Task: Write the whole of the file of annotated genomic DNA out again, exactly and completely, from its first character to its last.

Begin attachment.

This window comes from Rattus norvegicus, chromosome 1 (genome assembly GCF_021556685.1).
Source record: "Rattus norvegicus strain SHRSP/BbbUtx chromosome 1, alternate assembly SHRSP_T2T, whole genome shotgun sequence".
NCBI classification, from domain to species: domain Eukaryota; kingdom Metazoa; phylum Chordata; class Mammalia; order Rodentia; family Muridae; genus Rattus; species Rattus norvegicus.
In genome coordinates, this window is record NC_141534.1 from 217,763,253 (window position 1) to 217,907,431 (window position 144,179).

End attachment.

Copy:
This window comes from Rattus norvegicus, chromosome 1 (genome assembly GCF_021556685.1).
Source record: "Rattus norvegicus strain SHRSP/BbbUtx chromosome 1, alternate assembly SHRSP_T2T, whole genome shotgun sequence".
NCBI classification, from domain to species: domain Eukaryota; kingdom Metazoa; phylum Chordata; class Mammalia; order Rodentia; family Muridae; genus Rattus; species Rattus norvegicus.
In genome coordinates, this window is record NC_141534.1 from 217,763,253 (window position 1) to 217,907,431 (window position 144,179).